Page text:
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Peer Perspectives

Taking a Family History in Mental Health and SUD Intake Evaluations — It Can Make a Difference

By Jerrold Pollak, PhD, ABPP, ABN

Most mental health and substance use disorder (SUD) intake evaluations are completed by nonmedically trained clinicians: social workers, mental health counselors, and psychologists. The standard of care across all of the mental health disciplines, including psychiatric nursing and psychiatry, continues to evolve regarding what should be included in these assessments.

For many years, it has been a given that an intake evaluation should involve an overview of complaints/symptoms, a psychosocial and mental health/SUD history, a mental status, a case formulation, one or more working DSM-5 criteria-based diagnoses, and a recommended plan of intervention/treatment.

In contrast, insufficient attention continues to be paid by all of the behavioral health disciplines to the completion of a detailed family history of neurodevelopmental, medical/neurologic, and neuropsychiatric disorder as well as SUD. At best, many intake evaluations include, in passing, basic information germane to this aspect of a client’s history, e.g., “the client’s father had depression.”

Barriers to Completing a Family History
There are a number of obstacles to the routine inclusion of a detailed family history in intake evaluations, including the following:

• Reluctance to purse an aspect of history taking that is not a well-established part of the standard of care.

• The perception that family history taking often results in incomplete and unreliable information and that the information obtained is probably not worth the additional time amid the many intake evaluations that clinicians routinely have to complete.

• The inclination to underestimate the potential clinical utility of a family history for differential diagnosis and treatment planning. The latter includes risk reduction strategies for clients who have an increased vulnerability to the development of certain mental health and/or substance abuse disorders based on their family history.

• Clinicians’ lack of confidence regarding how to best obtain, interpret, and utilize the information gleaned from a family history, especially data about medical/neurologic conditions.

• An understandable inclination on the part of nonmedically trained clinicians to obtain information relevant to psychodynamic, psychosocial, and socio-cultural factors such as the effects of neglect, mistreatment, and other forms of trauma, as opposed to biomedical influences (notably heredity/familial factors) on the development of mental health and SUDs (Pollak & Miller, 2019).

• The lack of a “gold standard” family history inventory/questionnaire or brief semistructured interview to facilitate information gathering and clinical decision making (Milne et al., 2009).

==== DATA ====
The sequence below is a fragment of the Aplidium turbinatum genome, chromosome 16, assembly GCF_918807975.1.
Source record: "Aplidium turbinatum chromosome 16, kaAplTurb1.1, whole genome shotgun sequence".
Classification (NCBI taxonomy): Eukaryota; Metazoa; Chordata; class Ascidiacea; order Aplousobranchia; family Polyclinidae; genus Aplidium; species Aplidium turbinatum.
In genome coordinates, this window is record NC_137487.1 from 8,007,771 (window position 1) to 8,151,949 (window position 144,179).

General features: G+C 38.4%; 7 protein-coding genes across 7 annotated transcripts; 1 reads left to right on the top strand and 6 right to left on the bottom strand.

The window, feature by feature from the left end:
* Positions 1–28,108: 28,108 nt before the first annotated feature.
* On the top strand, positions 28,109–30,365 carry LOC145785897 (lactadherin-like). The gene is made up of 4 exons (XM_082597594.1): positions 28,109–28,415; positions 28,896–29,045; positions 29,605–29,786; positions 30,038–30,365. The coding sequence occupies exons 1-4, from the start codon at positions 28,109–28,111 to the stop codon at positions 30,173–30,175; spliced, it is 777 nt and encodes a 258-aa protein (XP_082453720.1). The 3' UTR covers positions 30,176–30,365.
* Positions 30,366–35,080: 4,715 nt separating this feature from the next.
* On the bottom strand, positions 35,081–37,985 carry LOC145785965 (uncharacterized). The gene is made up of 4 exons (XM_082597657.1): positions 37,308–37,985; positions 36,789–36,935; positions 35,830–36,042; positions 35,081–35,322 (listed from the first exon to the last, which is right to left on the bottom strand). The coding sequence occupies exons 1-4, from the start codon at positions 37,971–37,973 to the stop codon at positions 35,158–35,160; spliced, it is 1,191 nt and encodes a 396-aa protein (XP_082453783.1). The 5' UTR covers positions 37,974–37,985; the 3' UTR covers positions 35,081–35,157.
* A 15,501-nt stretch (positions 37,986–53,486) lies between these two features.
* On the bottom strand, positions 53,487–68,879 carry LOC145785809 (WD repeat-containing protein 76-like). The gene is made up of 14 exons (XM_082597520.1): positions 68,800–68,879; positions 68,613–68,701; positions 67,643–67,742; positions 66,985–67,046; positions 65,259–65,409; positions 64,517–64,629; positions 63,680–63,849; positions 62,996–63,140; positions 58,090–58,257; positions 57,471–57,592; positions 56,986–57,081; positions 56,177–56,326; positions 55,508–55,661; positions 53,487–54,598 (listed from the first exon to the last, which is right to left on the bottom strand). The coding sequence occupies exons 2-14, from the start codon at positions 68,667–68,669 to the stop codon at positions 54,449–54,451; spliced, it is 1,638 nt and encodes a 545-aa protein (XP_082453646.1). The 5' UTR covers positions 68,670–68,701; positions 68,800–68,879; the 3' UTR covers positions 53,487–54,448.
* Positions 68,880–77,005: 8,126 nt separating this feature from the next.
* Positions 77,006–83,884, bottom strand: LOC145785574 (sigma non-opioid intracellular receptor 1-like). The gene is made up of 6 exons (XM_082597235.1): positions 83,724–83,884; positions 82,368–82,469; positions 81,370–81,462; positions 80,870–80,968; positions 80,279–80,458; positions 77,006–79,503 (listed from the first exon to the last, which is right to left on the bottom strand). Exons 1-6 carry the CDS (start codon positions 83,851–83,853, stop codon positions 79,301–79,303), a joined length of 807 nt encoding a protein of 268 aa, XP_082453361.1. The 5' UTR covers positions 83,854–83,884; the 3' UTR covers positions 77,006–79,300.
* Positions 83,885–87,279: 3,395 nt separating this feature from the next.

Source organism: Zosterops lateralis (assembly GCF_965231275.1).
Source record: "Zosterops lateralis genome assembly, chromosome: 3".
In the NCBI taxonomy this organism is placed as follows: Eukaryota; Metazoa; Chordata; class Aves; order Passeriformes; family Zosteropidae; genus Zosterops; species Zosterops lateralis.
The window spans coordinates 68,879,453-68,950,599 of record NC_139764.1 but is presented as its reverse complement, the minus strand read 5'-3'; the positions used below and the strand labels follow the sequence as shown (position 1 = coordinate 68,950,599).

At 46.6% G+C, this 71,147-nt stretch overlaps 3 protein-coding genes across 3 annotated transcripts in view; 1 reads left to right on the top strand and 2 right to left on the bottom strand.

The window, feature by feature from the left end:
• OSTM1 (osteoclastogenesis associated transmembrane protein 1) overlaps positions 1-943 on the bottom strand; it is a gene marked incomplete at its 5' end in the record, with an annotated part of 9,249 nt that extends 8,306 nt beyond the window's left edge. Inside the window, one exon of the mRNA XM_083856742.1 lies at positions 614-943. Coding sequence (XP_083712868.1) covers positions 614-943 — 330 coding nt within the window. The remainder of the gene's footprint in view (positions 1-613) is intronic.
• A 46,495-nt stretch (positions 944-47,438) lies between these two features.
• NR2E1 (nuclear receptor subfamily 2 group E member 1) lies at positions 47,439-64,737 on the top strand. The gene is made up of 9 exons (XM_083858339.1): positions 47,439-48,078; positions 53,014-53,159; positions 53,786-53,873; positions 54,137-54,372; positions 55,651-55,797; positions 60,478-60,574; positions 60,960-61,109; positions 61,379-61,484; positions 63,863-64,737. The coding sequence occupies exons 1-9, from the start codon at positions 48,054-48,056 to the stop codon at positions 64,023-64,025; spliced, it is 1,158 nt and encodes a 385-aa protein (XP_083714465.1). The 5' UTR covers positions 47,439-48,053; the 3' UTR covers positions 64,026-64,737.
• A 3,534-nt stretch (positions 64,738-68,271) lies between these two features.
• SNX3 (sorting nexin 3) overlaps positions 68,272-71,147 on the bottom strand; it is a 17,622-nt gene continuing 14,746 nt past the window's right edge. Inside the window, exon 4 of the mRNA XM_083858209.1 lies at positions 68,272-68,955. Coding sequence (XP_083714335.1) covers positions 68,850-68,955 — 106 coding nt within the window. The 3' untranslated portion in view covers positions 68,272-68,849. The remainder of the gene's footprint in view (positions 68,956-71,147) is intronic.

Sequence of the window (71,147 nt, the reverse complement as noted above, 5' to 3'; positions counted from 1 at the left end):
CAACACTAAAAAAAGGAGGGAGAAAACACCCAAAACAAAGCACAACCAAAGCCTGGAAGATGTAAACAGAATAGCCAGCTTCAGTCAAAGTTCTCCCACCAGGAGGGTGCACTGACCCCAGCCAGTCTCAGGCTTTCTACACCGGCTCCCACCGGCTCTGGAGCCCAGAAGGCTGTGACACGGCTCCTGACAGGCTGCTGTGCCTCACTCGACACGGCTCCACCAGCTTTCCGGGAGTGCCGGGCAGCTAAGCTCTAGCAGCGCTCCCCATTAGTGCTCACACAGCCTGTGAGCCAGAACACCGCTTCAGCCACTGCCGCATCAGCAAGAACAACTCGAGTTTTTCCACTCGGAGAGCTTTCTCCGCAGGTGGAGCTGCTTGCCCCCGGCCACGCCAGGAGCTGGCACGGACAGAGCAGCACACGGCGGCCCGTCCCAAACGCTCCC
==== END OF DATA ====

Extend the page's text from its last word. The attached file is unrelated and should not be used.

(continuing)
• Concerns about impinging on the client’s privacy and provoking unnecessary distress regarding what can sometimes be a sensitive subject.

Indeed, there are drawbacks to the routine completion of a family history. Perhaps the biggest encumbrance is being left with an abundance of information that is difficult to sort through and interpret. In some instances, this may result in clinical paralysis, which interferes with the timely development of working diagnoses and an initial treatment plan.

Reasons to Consider Taking a Formal Family History
Family history is a significant risk factor for many mental health disorders (Milne et al., 2009). The apple does not fall far from the tree, as it is relatively common for clients with neurodevelopmental, neuropsychiatric, medical/neurologic, and/or substance use disorders to have one or more relatives with histories of similar if not identical difficulties. This is certainly the case for DSM-5 neurodevelopmental conditions such as intellectual disability, autism spectrum disorder, ADHD, specific learning disorders, and communication disorders.

This adage also applies reasonably well to clients with neuropsychiatric conditions such as anxiety, mood, psychotic, and personality disorders. Moreover, clients struggling with SUDs frequently have relatives with identical or kindred conditions.

Of particular clinical relevance are cases of family medical/neurologic illness, which can sometimes be a contributory influence if not a sufficient explanation for a client’s recent history and presenting complaints/symptoms. This includes later onset mental status change (after the age of 40) which is not well explained by psychosocial/psychodynamic factors and can sometimes reflect an early onset neurodegenerative condition or other medical/neurologic condition, especially among clients with a compatible family history (Pollak & Miller, 2011).

A family history can also help to elucidate what conditions a client may be vulnerable to developing given certain lifestyle factors. For instance, a family history of one or more relatives with prodromal or full-blown psychosis with onset in the adolescent and young adult years is a risk factor for the development of psychotic symptoms in other family members. However, this history becomes a stronger risk factor for this outcome for clients with early-onset heavy and persistent cannabis use and/or recurrent consumption of other substances that can trigger psychotic symptoms (Pollak, 2016).

Similarly, a strong family history of neurodegenerative disease is an important risk factor for the development of a comparable illness trajectory beginning in middle age, but it becomes a somewhat better predictor for clients with conditions such as multiple concussions, which can accelerate neurodegenerative change.